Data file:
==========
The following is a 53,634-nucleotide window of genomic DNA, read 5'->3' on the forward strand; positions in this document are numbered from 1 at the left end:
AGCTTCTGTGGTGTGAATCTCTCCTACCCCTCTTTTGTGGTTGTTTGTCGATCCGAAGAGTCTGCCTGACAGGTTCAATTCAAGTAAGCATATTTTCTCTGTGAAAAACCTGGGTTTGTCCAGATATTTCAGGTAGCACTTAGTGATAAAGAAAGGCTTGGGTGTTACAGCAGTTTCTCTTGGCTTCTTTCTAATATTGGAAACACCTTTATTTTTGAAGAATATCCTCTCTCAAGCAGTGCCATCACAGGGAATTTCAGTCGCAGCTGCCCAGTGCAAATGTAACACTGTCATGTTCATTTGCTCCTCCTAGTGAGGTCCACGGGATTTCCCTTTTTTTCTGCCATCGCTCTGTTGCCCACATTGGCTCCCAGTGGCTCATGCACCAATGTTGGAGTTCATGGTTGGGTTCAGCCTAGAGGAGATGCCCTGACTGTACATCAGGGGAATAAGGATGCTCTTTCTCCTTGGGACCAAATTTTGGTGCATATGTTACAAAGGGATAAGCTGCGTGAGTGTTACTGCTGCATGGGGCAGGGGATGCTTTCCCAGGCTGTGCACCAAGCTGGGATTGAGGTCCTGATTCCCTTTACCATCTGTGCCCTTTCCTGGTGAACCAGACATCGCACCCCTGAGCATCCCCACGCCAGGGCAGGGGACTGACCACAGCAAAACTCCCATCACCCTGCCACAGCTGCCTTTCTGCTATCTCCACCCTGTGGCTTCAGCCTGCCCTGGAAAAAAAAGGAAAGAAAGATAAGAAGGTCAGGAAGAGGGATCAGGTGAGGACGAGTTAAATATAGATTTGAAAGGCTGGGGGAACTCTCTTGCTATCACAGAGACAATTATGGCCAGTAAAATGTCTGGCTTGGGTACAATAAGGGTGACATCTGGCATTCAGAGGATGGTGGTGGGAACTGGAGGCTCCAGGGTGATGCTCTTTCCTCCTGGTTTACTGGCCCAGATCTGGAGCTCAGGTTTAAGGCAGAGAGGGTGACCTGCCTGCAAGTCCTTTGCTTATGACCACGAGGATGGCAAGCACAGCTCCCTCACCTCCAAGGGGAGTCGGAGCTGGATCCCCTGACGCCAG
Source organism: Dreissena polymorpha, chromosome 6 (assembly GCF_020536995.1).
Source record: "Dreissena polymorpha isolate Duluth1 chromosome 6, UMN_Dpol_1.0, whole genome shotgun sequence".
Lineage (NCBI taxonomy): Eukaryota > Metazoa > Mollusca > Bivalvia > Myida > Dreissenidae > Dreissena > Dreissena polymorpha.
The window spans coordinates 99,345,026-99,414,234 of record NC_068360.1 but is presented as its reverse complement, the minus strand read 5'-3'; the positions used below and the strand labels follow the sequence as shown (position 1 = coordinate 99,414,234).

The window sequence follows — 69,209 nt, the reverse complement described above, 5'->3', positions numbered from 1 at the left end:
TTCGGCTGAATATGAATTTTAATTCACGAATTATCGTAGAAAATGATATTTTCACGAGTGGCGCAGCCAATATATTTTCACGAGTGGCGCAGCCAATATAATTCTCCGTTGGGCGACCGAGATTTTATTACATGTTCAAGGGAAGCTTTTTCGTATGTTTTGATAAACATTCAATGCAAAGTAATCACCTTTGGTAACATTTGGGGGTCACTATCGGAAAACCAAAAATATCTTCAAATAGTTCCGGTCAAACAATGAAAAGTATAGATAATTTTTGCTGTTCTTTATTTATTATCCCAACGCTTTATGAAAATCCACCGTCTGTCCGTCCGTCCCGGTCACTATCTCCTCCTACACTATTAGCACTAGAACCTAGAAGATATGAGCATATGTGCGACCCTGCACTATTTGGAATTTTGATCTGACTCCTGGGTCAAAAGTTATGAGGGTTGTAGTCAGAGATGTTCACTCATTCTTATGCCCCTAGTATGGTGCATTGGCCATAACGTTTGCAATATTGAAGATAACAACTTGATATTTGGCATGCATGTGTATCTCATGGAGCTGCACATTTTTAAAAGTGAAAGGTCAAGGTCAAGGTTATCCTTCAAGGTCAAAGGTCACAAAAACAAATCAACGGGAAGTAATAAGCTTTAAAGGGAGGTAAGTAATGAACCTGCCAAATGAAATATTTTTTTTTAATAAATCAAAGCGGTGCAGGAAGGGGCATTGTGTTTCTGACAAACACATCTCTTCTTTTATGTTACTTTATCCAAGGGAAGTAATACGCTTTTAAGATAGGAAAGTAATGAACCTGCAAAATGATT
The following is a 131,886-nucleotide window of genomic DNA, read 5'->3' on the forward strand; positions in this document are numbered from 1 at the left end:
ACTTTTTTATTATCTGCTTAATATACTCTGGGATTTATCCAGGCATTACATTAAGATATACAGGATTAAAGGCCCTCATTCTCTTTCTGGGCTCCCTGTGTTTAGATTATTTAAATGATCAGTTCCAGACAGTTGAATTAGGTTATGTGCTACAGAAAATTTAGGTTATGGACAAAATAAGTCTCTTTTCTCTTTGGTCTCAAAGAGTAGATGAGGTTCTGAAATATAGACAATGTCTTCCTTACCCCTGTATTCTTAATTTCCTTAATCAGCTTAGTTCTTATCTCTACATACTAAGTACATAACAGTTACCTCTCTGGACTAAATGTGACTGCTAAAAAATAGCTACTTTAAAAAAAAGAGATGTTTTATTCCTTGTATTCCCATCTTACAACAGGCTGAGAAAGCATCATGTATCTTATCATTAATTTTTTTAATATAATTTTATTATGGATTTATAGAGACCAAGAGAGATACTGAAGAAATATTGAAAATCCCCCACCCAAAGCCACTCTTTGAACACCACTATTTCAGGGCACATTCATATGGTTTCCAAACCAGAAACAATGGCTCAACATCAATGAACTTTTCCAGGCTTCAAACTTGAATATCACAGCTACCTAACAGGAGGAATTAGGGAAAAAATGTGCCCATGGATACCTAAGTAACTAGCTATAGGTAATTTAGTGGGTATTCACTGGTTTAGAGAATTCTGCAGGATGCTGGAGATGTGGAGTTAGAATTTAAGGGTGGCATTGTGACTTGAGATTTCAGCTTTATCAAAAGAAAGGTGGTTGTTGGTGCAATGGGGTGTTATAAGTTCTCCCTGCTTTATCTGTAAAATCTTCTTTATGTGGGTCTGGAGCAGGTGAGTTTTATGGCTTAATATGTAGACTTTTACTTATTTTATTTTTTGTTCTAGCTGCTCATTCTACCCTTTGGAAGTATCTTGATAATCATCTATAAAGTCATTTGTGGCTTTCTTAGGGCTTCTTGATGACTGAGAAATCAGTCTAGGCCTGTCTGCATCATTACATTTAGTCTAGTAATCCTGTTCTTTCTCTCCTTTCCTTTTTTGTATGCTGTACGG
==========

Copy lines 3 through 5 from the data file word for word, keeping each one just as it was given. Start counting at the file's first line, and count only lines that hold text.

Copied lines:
Source organism: Dreissena polymorpha, chromosome 6 (assembly GCF_020536995.1).
Source record: "Dreissena polymorpha isolate Duluth1 chromosome 6, UMN_Dpol_1.0, whole genome shotgun sequence".
Lineage (NCBI taxonomy): Eukaryota > Metazoa > Mollusca > Bivalvia > Myida > Dreissenidae > Dreissena > Dreissena polymorpha.